Snakes Don’t Blink

John Grundy News, Revealing Reptiles

A Good Name For An Album; Always Open.

Snakes do not have eyelids, so they don’t blink. Instead the lower and upper eyelids have fused to form the ocular scale. This appears as a thin clear membrane protecting and covering the cornea. These are called spectacles or brilles.  Brille is a Germanic word meaning spectacle, it also means bright or clear in Spanish. So they can not blink or close their eyes in any way. This probably gave rise to the myth that they can hypnotise with their unbreaking gaze. Some, like the grass snake have round pupils, while others like the adder have vertical-slit pupils.

The pupils of grass snake are round whereas adders have vertical-slit pupils.

Spectacles or Contact lenses?

The vast majority of Snakes live close to or in the ground, with many also being arboreal tree dwellers. As they move around they can get dust, grit and vegetation in their faces and eyes. The spectacles protect the corneas from damage. The thin brilles are not in contact with the corneas but are separated by fluid that moisten the eyes, similar to our tears. So in answer to the above question, they are more like spectacles than contact lenses.

Show no emotion

All reptiles produce tears. The fluid between the retinas and the spectacles is produced by tear glands behind the lenses. A pair of nasolacrimal ducts drain the tears into the mouth. The tears can not flow from the eyes down the cheeks as they do in crocodiles, turtles or humans because the spectacles are attached. This is why snakes cannot cry.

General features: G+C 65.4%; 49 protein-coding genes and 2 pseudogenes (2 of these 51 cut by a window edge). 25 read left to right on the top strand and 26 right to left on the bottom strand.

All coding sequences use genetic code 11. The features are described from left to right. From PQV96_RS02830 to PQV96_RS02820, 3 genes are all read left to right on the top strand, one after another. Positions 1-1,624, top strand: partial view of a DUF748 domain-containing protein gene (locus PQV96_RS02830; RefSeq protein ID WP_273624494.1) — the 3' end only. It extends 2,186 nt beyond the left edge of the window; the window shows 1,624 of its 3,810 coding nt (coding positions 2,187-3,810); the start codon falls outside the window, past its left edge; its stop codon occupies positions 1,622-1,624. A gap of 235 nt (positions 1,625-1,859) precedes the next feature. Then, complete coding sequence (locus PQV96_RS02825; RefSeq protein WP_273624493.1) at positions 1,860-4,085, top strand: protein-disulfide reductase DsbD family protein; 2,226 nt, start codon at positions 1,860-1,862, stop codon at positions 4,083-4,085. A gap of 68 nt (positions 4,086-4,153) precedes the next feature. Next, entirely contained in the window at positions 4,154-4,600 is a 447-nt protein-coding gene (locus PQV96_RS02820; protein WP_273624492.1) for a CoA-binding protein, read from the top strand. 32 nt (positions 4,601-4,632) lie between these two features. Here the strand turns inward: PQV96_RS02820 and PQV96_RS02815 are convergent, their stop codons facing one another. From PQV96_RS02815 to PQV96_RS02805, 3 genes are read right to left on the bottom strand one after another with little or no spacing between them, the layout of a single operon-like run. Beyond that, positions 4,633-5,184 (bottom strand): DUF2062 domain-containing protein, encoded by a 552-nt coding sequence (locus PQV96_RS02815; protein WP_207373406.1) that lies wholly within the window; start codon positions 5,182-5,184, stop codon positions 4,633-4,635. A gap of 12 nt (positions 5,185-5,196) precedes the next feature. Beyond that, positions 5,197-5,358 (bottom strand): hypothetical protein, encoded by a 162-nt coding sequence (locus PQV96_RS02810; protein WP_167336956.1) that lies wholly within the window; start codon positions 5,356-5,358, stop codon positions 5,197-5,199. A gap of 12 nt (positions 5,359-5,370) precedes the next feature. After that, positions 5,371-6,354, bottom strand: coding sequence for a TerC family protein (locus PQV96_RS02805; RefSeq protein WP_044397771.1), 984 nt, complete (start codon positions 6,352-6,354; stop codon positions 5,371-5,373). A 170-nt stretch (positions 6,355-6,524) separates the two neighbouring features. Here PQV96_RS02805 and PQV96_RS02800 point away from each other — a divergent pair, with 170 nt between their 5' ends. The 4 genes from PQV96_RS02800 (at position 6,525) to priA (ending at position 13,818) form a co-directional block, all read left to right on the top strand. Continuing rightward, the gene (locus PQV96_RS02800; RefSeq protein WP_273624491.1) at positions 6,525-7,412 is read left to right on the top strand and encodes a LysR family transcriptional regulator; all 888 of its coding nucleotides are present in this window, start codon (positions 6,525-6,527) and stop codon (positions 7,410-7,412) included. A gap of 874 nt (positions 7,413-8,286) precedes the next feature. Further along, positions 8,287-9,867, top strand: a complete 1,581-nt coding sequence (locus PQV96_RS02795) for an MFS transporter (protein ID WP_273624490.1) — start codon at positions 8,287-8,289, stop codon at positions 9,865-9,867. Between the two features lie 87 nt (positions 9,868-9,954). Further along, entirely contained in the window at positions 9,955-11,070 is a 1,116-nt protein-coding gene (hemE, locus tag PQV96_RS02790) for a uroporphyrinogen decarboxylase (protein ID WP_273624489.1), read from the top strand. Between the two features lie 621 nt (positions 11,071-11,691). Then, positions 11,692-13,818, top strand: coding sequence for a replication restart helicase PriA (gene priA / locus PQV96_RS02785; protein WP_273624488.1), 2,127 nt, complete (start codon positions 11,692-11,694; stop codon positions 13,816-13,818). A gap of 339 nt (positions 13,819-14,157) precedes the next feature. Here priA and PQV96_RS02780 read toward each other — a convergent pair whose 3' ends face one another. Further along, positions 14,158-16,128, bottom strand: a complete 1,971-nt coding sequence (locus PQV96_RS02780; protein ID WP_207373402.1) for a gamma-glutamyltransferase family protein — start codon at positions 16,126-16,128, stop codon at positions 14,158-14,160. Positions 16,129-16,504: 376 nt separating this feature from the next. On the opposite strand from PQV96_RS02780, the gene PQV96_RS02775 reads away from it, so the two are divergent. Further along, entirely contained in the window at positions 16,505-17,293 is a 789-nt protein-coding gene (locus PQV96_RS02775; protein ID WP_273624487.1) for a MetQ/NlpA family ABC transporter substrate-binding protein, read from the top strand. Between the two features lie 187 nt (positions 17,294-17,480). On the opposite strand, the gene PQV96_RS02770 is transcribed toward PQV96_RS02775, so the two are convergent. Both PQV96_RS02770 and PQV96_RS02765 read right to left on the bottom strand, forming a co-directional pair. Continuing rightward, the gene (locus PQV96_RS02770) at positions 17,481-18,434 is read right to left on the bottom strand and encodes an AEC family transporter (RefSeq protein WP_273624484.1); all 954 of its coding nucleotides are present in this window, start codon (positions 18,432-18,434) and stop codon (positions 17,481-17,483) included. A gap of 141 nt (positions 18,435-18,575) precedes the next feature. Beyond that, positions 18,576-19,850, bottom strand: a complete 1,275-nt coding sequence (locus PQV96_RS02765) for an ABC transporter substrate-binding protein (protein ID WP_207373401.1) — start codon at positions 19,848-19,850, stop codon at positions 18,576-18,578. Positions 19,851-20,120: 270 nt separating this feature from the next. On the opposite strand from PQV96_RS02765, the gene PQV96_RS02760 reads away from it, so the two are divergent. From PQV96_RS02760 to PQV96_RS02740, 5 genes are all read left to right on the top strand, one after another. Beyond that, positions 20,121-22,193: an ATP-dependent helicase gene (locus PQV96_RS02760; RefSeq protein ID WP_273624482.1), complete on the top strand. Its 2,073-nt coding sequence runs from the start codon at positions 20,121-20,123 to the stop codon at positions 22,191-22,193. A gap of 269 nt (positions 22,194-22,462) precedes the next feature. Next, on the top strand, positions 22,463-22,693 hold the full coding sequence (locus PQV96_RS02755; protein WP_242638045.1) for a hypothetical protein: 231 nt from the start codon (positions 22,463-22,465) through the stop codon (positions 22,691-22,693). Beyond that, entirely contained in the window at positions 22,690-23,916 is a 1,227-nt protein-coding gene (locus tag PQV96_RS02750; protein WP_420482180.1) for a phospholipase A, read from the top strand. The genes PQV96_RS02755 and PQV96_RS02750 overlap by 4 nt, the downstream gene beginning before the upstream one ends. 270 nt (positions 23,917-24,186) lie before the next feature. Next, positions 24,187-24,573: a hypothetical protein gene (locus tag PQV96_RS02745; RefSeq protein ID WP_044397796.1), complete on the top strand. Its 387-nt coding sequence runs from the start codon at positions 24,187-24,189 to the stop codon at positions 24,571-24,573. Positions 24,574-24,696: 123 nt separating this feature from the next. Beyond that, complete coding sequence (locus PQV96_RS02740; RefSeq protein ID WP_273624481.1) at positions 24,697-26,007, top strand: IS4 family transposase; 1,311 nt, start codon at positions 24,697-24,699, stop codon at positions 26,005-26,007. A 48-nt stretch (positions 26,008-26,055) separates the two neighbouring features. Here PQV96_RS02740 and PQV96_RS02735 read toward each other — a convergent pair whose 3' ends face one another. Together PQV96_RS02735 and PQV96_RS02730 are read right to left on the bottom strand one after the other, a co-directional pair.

Losing Your Glasses

Because snake spectacles are part of the skin, they are lost when the snake sheds its skin. Prior to shedding or sloughing, snakes’ eyes become milky-looking as the snakes secrete an opaque fluid between the old skin and the new skin to aid shedding. When in this condition the snakes are vulnerable to being caught by predators as their vision is impaired. They become more nervous as they feel incapacitated.

For the keen-eyed spotter a slow-worm can blink which gives it away as being a lizard and not a snake or a worm and in warm weather they aren’t slow either. Who on earth named them?

John R Grundy

Revealing Reptiles Project Officer


John Grundy

John has spent more than thirty years honing his skills as a spotter of our region’s elusive and well-camouflaged reptiles. He can often be found wandering the moors of Durham looking for signs of life in the undergrowth. As the Revealing Reptiles Project Officer John frequently delivers reptile survey training to groups and individuals.

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